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13 Hawaiian Wedding Traditions & Customs

With idyllic scenery and warm weather throughout the entire year, there’s no surprise why people keep coming back to Hawaii to host their wedding celebrations. 

If you and your significant other are considering the Hawaiian islands for your wedding venue, understanding the local culture becomes essential.

For any brides and grooms who aren’t fully aware of Hawaiian wedding customs, have no fear! 

beach wedding

Here’s a round-up of Hawaiian wedding traditions that’ll only make your special day even more unforgettable!

What are Hawaiian Wedding Customs?

After being a state for more than sixty two years, Hawaii and its wedding ceremonies have been greatly shaped by American influences.

Familiarize yourself with Hawaiian wedding traditions by reading our guide here at YeahWeddings! 

Wear Hawaiian Wedding Attire 

Since the majority of Hawaiian weddings take place on a boat or along the seaside, airy and carefree attire are completely acceptable for the happy couple and their guests.

If the bride prefers an option from Hawaiian culture, a holuku becomes her answer. This loose-fitting gown with long sleeves and a high neckline was originally introduced by Christian missionaries. Other beach wedding gown styles will also work!

During a Hawaiian wedding ceremony, it is very common for brides to swap out a veil for a haku lei. This floral arrangement is typically reserved for other special events like graduations!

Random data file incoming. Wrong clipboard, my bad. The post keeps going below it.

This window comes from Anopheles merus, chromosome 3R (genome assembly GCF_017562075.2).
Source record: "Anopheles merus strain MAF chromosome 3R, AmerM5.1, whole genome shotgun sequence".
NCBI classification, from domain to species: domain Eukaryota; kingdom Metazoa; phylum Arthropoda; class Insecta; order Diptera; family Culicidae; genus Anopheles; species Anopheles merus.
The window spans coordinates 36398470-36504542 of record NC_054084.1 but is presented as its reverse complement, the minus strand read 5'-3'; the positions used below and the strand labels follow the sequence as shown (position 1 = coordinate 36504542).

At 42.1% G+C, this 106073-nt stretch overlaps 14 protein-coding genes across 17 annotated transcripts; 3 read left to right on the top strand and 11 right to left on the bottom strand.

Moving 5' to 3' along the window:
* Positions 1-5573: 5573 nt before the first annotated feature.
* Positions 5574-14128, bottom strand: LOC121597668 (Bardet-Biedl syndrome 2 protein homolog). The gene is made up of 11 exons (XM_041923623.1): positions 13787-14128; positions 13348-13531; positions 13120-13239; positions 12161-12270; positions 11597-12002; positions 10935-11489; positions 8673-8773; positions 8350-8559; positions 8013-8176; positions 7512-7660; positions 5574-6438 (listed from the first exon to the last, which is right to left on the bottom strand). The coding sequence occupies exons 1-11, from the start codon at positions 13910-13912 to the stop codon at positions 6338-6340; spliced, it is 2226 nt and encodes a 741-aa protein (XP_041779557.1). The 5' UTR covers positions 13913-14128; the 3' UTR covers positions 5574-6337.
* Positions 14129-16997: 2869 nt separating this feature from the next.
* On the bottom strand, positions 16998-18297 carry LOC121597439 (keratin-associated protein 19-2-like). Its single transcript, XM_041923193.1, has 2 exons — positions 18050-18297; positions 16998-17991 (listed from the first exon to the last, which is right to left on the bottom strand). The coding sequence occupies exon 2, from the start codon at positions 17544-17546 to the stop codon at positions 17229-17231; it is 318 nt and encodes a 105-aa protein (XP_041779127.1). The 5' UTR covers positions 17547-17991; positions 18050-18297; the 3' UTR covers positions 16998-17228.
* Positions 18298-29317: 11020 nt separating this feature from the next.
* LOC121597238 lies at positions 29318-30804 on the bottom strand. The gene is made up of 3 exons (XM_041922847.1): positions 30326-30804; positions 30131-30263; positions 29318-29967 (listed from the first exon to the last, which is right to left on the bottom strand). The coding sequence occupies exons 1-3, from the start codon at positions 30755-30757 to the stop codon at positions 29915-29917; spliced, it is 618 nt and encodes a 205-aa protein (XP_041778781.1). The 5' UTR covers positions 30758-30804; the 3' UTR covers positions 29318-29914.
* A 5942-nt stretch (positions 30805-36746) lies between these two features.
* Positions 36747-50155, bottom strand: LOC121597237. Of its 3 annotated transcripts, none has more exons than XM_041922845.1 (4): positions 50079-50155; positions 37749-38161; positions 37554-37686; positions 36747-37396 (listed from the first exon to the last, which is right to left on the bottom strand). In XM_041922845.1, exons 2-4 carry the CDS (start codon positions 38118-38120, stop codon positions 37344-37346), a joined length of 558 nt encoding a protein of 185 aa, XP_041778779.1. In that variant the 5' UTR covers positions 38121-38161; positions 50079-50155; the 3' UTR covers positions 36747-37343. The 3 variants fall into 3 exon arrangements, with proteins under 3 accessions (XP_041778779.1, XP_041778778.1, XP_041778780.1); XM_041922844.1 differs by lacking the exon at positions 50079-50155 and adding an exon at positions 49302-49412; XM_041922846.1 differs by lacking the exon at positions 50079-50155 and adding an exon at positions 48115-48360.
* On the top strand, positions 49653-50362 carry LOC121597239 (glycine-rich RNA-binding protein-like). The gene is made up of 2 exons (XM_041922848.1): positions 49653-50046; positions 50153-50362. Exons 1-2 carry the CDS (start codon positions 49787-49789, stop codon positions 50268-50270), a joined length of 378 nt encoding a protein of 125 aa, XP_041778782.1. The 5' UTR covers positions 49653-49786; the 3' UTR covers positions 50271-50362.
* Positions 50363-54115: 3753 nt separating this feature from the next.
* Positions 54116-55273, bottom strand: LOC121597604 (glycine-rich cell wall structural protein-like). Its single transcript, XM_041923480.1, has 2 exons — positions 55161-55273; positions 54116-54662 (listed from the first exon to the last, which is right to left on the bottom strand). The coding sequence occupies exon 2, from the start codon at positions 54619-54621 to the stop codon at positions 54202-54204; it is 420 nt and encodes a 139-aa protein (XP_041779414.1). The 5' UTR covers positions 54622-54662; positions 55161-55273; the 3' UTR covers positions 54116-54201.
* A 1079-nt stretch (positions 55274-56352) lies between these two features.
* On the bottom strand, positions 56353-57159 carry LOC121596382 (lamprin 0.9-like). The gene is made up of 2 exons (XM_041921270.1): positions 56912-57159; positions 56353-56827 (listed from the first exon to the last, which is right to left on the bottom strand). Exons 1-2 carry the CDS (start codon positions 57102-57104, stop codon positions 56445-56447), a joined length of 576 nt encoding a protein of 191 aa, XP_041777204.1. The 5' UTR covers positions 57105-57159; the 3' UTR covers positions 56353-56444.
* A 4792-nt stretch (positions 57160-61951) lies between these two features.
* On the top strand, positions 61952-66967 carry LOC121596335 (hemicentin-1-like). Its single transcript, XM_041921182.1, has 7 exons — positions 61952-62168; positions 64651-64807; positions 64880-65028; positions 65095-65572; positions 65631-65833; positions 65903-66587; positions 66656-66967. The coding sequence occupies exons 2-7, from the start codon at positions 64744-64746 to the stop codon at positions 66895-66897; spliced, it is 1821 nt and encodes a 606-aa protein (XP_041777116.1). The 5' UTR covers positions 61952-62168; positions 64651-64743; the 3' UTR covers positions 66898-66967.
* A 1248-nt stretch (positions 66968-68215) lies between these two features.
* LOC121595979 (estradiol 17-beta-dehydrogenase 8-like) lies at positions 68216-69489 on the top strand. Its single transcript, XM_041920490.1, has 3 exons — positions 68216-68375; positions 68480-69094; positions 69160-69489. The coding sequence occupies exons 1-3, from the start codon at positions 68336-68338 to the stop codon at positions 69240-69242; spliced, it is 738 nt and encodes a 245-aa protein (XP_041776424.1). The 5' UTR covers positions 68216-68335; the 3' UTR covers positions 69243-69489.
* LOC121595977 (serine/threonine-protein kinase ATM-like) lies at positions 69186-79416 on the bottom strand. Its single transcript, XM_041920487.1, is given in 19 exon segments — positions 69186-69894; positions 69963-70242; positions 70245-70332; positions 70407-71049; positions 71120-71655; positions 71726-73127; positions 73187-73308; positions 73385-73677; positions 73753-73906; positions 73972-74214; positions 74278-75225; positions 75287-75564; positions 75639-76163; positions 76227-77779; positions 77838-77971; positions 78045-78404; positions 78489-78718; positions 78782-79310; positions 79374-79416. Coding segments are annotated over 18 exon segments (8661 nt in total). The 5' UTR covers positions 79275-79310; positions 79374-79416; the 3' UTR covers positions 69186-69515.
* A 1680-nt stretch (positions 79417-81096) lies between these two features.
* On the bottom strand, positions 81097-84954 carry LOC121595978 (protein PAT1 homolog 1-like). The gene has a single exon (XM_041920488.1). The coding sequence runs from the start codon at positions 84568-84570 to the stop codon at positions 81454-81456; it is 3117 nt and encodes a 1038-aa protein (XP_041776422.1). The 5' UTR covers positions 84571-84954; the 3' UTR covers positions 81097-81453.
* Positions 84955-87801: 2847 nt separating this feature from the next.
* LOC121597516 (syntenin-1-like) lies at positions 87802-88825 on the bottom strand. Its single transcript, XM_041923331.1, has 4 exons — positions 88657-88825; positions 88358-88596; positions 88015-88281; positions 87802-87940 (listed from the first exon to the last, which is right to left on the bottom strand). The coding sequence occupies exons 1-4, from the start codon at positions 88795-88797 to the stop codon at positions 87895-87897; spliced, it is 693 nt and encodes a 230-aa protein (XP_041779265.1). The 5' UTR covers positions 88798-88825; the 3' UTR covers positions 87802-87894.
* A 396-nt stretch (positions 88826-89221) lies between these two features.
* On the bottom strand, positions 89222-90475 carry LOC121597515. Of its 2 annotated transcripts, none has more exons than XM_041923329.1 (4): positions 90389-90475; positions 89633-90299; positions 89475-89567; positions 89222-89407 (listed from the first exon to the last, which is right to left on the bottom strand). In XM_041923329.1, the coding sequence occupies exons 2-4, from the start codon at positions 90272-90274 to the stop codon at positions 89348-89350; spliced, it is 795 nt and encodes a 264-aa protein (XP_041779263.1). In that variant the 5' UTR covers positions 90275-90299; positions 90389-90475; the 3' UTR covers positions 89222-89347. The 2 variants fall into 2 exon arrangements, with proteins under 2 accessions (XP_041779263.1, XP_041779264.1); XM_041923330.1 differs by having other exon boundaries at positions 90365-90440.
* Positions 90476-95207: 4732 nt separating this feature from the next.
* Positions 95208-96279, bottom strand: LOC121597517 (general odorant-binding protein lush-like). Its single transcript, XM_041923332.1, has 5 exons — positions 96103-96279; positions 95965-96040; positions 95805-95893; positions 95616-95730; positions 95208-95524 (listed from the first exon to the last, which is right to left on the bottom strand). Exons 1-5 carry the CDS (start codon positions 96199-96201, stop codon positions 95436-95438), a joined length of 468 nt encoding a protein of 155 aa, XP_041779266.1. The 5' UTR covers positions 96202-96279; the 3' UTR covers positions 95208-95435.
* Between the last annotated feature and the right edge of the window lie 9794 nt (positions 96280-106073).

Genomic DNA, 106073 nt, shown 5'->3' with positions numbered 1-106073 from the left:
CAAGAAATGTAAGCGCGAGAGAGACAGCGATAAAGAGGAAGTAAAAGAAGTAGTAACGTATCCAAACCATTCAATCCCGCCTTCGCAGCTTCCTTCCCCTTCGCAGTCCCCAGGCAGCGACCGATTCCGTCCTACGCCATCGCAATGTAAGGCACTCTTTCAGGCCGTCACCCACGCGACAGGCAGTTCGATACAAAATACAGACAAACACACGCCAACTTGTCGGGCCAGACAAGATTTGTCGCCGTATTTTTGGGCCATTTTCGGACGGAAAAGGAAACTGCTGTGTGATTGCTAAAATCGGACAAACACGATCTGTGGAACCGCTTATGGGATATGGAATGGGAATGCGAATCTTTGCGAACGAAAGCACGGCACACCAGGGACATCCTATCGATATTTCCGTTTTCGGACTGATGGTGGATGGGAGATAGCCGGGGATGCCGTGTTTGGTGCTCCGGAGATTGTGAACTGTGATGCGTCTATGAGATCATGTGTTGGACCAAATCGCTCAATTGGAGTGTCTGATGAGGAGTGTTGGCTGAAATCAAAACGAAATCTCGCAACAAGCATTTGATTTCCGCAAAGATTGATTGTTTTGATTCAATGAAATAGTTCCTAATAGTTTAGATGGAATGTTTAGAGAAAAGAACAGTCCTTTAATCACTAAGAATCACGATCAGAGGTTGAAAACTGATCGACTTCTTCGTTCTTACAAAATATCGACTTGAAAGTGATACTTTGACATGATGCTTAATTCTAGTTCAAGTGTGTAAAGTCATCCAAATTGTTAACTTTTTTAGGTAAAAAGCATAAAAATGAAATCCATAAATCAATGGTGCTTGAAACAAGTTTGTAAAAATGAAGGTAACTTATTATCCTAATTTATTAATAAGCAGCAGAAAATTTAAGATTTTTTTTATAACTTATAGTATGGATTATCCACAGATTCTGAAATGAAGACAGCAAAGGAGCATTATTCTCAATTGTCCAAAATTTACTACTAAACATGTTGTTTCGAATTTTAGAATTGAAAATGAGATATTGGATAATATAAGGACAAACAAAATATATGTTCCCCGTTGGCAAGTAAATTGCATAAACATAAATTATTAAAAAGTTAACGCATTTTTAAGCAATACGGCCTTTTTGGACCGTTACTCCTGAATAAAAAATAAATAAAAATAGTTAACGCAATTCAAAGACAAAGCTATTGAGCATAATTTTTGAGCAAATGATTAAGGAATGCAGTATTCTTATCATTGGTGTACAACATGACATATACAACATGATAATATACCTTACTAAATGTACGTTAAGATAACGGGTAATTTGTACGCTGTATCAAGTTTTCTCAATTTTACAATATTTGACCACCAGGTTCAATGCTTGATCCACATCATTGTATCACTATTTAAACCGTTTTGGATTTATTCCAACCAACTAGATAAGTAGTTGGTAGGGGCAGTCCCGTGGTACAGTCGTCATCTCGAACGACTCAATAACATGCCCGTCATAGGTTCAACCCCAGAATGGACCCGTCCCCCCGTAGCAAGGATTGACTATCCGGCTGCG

Due to Japanese influences on the local culture, kimonos have grown in popularity as Hawaiian wedding attire. These ensembles are usually worn by both newlyweds. 

If the groom prefers a formal option for his Hawaiian wedding attire instead of an Aloha shirt, a collared button-down shirt and pair of slacks is his way to go. He can elevate his outfit further with suspenders or a bowtie! 

Commence with a Chant

Since Hawaii was a culture that was mostly communicated through oral storytelling until the 1820s, chanting has remained as an important part of celebrations on these tropical islands. 

A Hawaiian wedding ceremony usually starts with “Oli Aloha” as a way to welcome the guests and couple into the venue space. 

This chant is believed to prepare the space for a Hawaiian wedding blessing from the officiant and the unity rituals.

Blow a Conch Shell Horn

conch shell

Known as a pū in the local language, a conch shell horn is blown by the wedding officiant to bring attention to this significant event. This Hawaiian wedding custom is used during secular and religious nuptials. 

Many couples will use this time to share their first together during their Hawaiian wedding ceremony.

Exchange Leis

wedding lei

When it comes to Hawaiian wedding traditions, the exchanging of leis has remained as one of the most popular practices.